Comments by ijmarsh

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Posted on August 2 at 9:43 a.m.

The lawsuit's purpose, as Mr. Wood explains, is to set straight who's in charge: Congress through lawmaking, or US Fish and Wildlife Service through "rulemaking".

One of the rhinoceri in the room is the notion that this law is the reason otters have not expanded their range at the rate their friends expected. Could it be the otters don't like the taste of the water in Southern California?

Visit Heal the Ocean website for a primer on the pollutants we're allowing in our watersheds and ocean. And that's just from SB South Coast alone!

On Lawsuit Filed to Stop Otters

Posted on October 7 at 7:03 a.m.

The USFWS has not removed an otter from the southern waters in 20 years, right? My questions are:

Is there any evidence that doing away with the unenforced "Otter free zone" will increase otter population or range?

What is the evidence that the unenforced "line in the water" has been a detriment to sea otters?

On Otters or Shellfish?

Posted on August 14 at 7:25 p.m.

Way to go Steve. These thoughts have been on many of our minds. Thanks for telling it like it is.

PS to commentators: Otters are not sea rats, they're sea weasels

Jim Marshall, fifty year sport abalone consumer, thirty year commercial abalone diver.

On The Current Crisis

Posted on August 14 at 7:15 p.m.

It seems the headline outstrips the information of your article. I've lived in this town since 1969 and have always dreaded the foggy times that occur each year. In the last forty-one summers there have been some that fade into the fog... And the fog continues. In the weather and in the reporting of it.

The header says "experts agree, this summer without sun is not normal". First your experts don't agree. One, a "twenty-something PhD" talks of data that tells us the period between 6/1 and 8/8 was ranked third foggiest. The other says," Unfortunately, there is no rhyme or reason to any of this.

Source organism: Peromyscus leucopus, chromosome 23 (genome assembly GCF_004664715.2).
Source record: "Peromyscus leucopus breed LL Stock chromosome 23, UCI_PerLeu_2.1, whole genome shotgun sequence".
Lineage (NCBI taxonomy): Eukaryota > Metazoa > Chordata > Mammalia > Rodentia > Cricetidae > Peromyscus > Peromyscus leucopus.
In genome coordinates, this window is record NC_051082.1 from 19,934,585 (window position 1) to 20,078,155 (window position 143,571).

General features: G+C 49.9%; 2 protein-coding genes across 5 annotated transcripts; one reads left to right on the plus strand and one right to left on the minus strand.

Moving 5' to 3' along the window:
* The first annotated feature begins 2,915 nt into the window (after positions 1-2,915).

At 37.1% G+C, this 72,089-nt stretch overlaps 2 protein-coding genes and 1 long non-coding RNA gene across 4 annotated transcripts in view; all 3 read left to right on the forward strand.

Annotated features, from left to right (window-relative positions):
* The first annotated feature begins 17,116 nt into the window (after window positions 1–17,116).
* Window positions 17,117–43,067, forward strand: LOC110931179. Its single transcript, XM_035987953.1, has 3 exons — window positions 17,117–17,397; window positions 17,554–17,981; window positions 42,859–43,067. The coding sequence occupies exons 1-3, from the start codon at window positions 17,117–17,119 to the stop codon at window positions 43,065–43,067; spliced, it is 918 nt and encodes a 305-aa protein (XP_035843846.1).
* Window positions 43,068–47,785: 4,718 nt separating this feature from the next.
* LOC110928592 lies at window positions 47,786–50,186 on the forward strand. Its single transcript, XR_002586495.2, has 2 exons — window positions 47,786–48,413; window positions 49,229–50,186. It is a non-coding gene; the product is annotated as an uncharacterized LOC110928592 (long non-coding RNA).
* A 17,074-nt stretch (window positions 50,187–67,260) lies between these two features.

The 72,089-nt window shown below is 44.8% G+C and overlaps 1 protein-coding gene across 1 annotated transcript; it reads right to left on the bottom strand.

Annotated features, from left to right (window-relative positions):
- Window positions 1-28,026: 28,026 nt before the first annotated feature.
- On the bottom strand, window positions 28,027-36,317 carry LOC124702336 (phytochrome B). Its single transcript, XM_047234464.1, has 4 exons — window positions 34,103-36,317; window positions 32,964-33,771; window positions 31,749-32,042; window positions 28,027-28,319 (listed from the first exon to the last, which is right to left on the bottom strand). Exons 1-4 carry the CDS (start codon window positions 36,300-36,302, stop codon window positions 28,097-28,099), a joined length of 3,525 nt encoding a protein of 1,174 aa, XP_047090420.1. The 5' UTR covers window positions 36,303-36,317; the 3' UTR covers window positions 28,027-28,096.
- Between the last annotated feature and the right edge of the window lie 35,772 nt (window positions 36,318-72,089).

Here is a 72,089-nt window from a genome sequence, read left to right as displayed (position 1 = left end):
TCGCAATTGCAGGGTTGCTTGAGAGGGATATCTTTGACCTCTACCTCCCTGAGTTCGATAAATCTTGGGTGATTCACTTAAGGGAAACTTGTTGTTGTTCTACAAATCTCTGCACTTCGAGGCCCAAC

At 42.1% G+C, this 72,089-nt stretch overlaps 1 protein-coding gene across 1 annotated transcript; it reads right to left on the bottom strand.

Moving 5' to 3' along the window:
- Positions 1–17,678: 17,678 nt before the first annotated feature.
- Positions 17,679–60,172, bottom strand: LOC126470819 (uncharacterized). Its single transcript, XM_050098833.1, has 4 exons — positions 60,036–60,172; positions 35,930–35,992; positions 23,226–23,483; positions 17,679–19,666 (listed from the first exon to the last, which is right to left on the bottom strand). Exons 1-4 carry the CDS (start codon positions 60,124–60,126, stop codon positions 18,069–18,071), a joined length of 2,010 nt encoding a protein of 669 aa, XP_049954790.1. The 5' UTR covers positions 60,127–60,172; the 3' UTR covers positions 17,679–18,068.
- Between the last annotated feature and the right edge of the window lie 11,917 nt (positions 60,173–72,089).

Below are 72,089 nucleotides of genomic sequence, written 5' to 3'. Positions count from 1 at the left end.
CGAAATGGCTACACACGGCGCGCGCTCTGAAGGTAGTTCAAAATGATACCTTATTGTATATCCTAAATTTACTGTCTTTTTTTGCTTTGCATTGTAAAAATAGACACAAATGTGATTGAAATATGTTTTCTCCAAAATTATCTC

Your header should have said, "Experts agree, we don't know what normal is".

On The Gloomiest Gloom Ever?

Posted on July 2 at 10:22 a.m.

Being a "foodie" I read with interest the article about Square One, another local restuarant serving farmed abalone. I was especially interested in George's use of the term "sustainaby farmed abalone".

At this point I must reveal myself as the gent featured in another article in this issue of the Independent. I'm Jim Marshall, the former, and hopefully future, abalone fisherman.

While farming abalone may be economicaly sustainable and would appear to have no effects on the enviornment, some background information is advisable before one walks away feeling good about his "sustainable" abalone dinner.

Before I go into it, I would say that I've known Ben Beede, owner/operator of the Cultured Abalone, for many years and know his operation to maintain the highest standards.

When creating an artificial enviornment in which to grow abalone a monoculture is created. This monoculture is also an ideal circumstance for culturing abalone disease and parasites. Such diseases or parasites may then access the natural enviornment through the outfall of water used in the facility.

A herpes virus is currently spreading through the wild abalone population of Victoria, Australia. This virius is devastaing that population. That virus has been tracked to an abalone aquaculture facility in Victoria and has spread from that origin.

Here in California we had a scare many years ago from a worm that originated from South African abalone. These abalone were brought here for mariculture experimentation and with them came an exotic Sabellid worm that spread throughout the abalone mariculture facilities here and devastated those businesses. Some of them just turned off the pumps, shoveled out the abs and started over. Luckily, the worm did not establish itself in wild populations.

Currently, there is or was an effort to culture White Abalone, a federally listed endangered specie, in a captive breeding program. Unfortunately, the white ab brood stock and 10,000 of their progeny recently died from disease in the culture facility. Again, luckily, this disease was not loosed into the wild.

The origins of Whithering Syndrome, which devastated and continues to threaten wild abalone in CA, has been debated ever since it first appeared here in the eighties. Australian researchers have suggested that the profile of the spread of that disease fits monoculture origins.

I apologize for this long-winded comment but I hope it illustrates that we should be cautious when using a "little" word like sustainable.

On S Is for : Square One

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